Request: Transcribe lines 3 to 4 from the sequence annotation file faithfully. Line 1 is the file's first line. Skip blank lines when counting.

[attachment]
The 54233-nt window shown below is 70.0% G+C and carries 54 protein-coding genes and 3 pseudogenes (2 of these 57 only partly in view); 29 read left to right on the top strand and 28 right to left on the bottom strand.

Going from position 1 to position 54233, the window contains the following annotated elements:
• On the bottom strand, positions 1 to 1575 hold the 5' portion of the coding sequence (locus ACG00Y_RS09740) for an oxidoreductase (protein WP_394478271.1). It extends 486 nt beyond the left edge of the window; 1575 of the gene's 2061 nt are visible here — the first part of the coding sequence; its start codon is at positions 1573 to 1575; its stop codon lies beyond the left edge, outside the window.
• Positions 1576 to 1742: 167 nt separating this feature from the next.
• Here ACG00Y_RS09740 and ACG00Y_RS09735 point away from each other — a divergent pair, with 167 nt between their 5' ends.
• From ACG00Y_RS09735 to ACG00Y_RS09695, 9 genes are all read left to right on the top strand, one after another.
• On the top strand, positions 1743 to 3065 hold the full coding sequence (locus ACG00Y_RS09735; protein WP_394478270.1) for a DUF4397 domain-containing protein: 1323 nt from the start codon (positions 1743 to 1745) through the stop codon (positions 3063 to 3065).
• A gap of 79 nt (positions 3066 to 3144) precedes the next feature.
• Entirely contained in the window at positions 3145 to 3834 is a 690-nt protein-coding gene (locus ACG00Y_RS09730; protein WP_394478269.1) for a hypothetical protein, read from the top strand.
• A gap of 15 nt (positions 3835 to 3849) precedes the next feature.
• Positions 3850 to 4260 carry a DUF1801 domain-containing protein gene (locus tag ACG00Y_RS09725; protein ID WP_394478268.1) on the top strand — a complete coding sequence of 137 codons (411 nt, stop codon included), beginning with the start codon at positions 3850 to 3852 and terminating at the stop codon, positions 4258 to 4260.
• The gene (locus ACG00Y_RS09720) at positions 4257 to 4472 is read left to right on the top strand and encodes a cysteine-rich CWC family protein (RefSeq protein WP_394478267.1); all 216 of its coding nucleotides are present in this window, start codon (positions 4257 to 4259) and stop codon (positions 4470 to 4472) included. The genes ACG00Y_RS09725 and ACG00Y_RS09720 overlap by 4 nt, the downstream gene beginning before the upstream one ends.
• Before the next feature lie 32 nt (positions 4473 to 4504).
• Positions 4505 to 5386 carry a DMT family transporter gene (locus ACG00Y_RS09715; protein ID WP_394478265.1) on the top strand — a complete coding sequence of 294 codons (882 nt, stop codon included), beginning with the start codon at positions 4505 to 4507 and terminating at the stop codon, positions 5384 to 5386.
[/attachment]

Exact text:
• On the bottom strand, positions 1 to 1575 hold the 5' portion of the coding sequence (locus ACG00Y_RS09740) for an oxidoreductase (protein WP_394478271.1). It extends 486 nt beyond the left edge of the window; 1575 of the gene's 2061 nt are visible here — the first part of the coding sequence; its start codon is at positions 1573 to 1575; its stop codon lies beyond the left edge, outside the window.
• Positions 1576 to 1742: 167 nt separating this feature from the next.